February 7, 2008 / 6:07 PM / in 10 years

Canadian government boosts election speculation

OTTAWA (Reuters) - Canada’s minority Conservative government stoked up talk of an early election on Thursday, threatening a quick vote of confidence in a clear bid to make the chief opposition leader look weak.

<p>Canada's Prime Minister Stephen Harper stands to speak during Question Period in the House of Commons on Parliament Hill in Ottawa February 7, 2008. REUTERS/Chris Wattie</p>

Ministers said legislators could vote as early as Monday unless the Senate upper chamber made clear it would pass a crime bill by the end of the month.

Two opposition parties immediately said they would ensure the government did not fall over the crime bill motion, but a series of other confidence votes expected over the next two months kept election speculation on the boil.

The Conservatives are confident of their electoral chances and appeared ready to use the threat of an election to force the opposition’s hand.

“It’s a juvenile trick by a government desperate to fall,” Liberal leader Stephane Dion, head of the largest opposition party, told a crush of reporters as he announced his party would ensure the government survived on this vote.

If the government were to lose a confidence vote in the House of Commons, it would be defeated and an election called immediately.

Polls show the most likely result of an election now would be another minority Conservative government. The Conservatives, led by Prime Minister Stephen Harper, won power in January 2006.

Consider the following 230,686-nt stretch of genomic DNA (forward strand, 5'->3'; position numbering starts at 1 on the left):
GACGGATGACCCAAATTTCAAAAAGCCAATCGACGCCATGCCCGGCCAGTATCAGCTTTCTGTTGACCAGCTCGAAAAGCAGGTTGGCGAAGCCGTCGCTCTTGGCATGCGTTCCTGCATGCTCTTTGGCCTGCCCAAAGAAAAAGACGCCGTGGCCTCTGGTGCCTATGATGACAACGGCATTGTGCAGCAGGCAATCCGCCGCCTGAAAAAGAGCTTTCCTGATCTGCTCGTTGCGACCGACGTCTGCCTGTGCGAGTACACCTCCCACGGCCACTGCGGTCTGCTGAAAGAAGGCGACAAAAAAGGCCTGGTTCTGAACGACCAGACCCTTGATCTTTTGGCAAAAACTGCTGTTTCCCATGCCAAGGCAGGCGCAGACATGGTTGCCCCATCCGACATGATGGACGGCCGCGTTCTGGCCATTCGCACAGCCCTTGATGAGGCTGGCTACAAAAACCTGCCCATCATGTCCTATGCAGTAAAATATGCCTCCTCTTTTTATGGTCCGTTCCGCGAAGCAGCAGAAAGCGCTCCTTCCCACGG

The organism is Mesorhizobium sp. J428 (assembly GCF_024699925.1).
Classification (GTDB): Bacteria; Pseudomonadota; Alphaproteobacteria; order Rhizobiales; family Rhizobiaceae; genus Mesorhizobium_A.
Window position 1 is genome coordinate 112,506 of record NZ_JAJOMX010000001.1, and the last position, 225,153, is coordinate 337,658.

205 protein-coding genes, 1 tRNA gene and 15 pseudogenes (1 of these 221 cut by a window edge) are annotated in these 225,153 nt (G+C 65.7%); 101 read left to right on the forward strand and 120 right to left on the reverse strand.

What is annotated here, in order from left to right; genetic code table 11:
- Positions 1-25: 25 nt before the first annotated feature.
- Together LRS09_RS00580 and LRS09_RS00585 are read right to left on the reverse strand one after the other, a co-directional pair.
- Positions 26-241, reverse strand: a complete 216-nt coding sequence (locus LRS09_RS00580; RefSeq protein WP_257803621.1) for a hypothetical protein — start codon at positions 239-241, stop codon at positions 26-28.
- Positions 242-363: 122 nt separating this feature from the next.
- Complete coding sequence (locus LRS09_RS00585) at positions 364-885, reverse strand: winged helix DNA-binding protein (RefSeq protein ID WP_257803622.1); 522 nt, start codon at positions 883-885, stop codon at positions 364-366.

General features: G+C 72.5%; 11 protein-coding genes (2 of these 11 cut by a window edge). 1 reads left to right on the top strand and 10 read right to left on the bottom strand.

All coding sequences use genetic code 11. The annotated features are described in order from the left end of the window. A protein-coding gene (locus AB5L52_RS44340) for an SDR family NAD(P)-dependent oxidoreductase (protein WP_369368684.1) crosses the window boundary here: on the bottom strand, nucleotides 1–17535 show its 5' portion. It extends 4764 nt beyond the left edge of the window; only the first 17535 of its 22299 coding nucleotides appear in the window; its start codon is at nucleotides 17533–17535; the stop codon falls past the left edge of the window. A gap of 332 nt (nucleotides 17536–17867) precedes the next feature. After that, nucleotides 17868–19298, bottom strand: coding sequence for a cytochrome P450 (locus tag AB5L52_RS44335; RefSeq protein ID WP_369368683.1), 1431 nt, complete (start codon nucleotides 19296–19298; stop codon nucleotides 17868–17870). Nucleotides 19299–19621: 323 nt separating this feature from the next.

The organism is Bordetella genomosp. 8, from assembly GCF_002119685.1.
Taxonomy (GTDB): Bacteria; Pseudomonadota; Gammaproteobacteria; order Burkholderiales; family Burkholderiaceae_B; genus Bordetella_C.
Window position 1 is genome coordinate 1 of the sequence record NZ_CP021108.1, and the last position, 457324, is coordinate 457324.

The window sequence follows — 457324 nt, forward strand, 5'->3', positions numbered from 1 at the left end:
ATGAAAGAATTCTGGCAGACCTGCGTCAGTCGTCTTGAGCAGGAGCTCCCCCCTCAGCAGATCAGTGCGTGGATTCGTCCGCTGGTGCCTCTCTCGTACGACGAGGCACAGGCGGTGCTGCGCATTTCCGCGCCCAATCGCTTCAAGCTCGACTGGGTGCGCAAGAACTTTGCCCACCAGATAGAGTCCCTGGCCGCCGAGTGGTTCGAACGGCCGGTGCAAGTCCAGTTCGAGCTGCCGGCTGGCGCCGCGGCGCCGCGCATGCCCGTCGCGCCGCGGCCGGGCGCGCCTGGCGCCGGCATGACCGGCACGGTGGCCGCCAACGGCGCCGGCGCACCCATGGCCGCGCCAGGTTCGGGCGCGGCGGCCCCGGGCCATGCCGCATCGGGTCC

They are flush with cash and cite polling numbers showing Harper is preferred over Dion. Some Conservatives also say it might be better to go now, when unemployment is low, than later when a global slowdown might have started to bite.

The government is angry over what it calls obstruction of the crime bill by the Senate, Parliament’s upper house, where the Liberals hold a majority. Liberal senators are resisting pressure to approve the bill.

Party strategists say a House of Commons vote on a motion decrying lack of Senate progress on the bill would show up what they say are the weaknesses of Dion, who has failed to inspire much enthusiasm since taking over the Liberal leadership in December 2006.

The House of Commons had already adopted the crime bill. The Senate, whose members are appointed by the government of the day, would not be obliged to respect a House of Commons motion urging them to act quickly on the crime bill.

Asked what would happen if the Senate ignored such a motion, government minister Peter Van Loan said: “It would be a clear signal that Stephane Dion is a weak leader and is not in control of his party. That’s what it would tell Canadians.”

A poll by Nanos Research released on Thursday said 30 percent of Canadians regarded Harper as the most trustworthy leader, compared with 14 percent for Dion. When asked who was the most competent leader, 39 percent chose Harper and 16 percent opted for Dion.

Further confidence votes could take place in late February and March. The government is expected to present its budget soon and is also promising a vote in late March on whether to extend the country’s military mission in Afghanistan.

“The prime minister is so afraid of the economic slowdown and the debates on his aid plan and the budget and Afghanistan that he really wants an election on something else,” said Bloc leader Gilles Duceppe in announcing he would vote for the crime bill motion. “It’s a bit of an infantile game.”

Under Canada’s fixed-date legislation, the next election is not due until October 2009. Although Harper says he wants to govern until then, few observers believe he will make it.

If the government lost the vote on the budget or Afghanistan, an election would likely be held in April or May.

Additional reporting by Randall Palmer; Editing by Peter Galloway

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